The prosecutor argues that the 10 defendants “acted together” and should be tried together
By Denise Lavoi
RICHMOND, Va. — Seven sheriff’s deputies and three hospital workers should be put on trial together for the death of Irvo Otieno, who was pinned to the floor while being admitted to a Virginia psychiatric hospital, a prosecutor argued Wednesday.
All 10 defendants are charged with second-degree murder in Otieno's March 6 death. An autopsy determined the 28-year-old man died of asphyxia while he was in handcuffs and metal leg restraints and held to the floor for about 11 minutes, Dinwiddie Commonwealth's Attorney Ann Cabell Baskervill wrote in a motion seeking to try all the defendants together.
Baskervill argues that the 10 defendants “acted together” and should be tried together.
“It is not irrelevant that if one person here had acted differently, then Otieno may very well have been able to survive. Nor is it irrelevant that if one person had encouraged the others to act differently and urged others to stop applying lethal pressure to Otieno, Otieno might well still be with us today," the motion states. “The fact that nobody did this is part of the problem and part of the crime charged, because the collective pressure was the cause of his death."
Baskervill said what happened to Otieno was not unlike what happens to a football player who is tackled by numerous players as he lays face down on the field. But she noted football tackles usually last only seconds. She also wrote that the type of asphyxia that caused Otieno's death is reminiscent of a method of execution in medieval times called “pressing." The accused was made to lie flat on their back with a door or wooden board on their chest while the executioner piled large rocks on the board until the person either confessed to the crime or died.
Baskervill said the autopsy examination cannot determine who was on which parts of Otieno's body at any given time. She said the most culpable people would be considered those on Otieno's torso. “But, anyone participating in the restraint would have been contributing to Otieno's death by maintaining his prone body position, thus preventing him from becoming supine or upright,” she wrote.
Stephen Mutnick, an attorney for Deputy Sheriff Randy Boyer, said in a statement that Baskervill's references to medieval torture and football tackles "appear to be metaphors solely meant to manipulate the passions of the public.”
"As Mr. Boyer has maintained from the beginning, the death of Irvo Otieno is a tragedy. However, he denies that there was an illegal or wrongful act on his part," Mutnick said.
Jeff Everhart, an attorney for Deputy Sheriff Brandon Rodgers, said in an email the defendants should not be tried together because their interests “will vary, and those interests will almost certainly, at some point, be adverse to the interests of other defendants."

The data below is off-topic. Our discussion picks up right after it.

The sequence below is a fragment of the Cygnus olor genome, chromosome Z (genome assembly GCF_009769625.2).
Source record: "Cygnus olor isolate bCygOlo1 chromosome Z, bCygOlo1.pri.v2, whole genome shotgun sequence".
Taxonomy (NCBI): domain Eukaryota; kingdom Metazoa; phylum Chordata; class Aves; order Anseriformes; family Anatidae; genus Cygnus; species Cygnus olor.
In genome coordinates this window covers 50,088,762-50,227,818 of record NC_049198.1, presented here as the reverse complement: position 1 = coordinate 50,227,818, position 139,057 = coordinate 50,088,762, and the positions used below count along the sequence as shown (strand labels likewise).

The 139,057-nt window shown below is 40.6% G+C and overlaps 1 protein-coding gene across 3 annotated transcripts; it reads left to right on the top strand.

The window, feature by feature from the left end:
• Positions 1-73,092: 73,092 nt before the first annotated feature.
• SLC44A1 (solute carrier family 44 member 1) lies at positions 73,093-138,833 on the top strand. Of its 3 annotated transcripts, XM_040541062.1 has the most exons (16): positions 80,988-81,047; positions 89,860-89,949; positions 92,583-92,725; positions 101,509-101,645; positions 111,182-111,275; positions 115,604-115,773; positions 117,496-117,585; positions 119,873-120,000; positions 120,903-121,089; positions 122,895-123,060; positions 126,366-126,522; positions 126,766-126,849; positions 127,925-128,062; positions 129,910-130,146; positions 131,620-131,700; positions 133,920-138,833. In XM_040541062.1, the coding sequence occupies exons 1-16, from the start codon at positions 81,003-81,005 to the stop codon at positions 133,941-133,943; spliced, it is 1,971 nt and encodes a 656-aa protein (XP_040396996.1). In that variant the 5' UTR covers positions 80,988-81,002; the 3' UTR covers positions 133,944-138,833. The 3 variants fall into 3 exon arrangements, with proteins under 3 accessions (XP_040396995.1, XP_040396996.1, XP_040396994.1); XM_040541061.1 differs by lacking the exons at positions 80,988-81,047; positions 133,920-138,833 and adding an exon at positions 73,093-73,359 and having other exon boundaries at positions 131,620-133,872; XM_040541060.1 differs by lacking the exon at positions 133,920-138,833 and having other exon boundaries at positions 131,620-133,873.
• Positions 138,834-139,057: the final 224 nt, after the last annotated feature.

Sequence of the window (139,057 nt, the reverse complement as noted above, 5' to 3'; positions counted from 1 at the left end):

Everhart has said previously that Rodgers had tried to help Otieno by moving him onto his side. Baskervill said video shows Otieno was moved on his side only when someone from the hospital came in and gave that direction.
Attorneys for the other defendants did not immediately respond to emails and phone messages seeking comment on the motion.
Under Virginia law, a judge may order people charged with committing contemporaneous and related acts to be tried together at a prosecutor's request unless a joint trial “would constitute prejudice to a defendant.”
During early court appearances and in statements, several of the defense attorneys have said that Otieno was combative and that the deputies were trying to restrain him. Several attorneys have also said their clients were positioned at Otieno's legs and did not know he was having trouble breathing.
Video released last month shows various members of the group attempting to restrain Otieno for about 20 minutes after he was led into a room at Central State Hospital, where he was to be admitted. For most of that time, Otieno is on the floor being held down by a group that at one point appeared to include 10 people.
The family of Otieno, who was Black, has said he was brutally mistreated, both at the hospital and while in law enforcement custody for several days before that.
The family is being represented by Ben Crump, a prominent civil rights attorney. Virginia attorney Mark Krudys, who is also representing Otieno's family, has pushed back against defense claims that Otieno was being combative and has said he was simply struggling to breathe.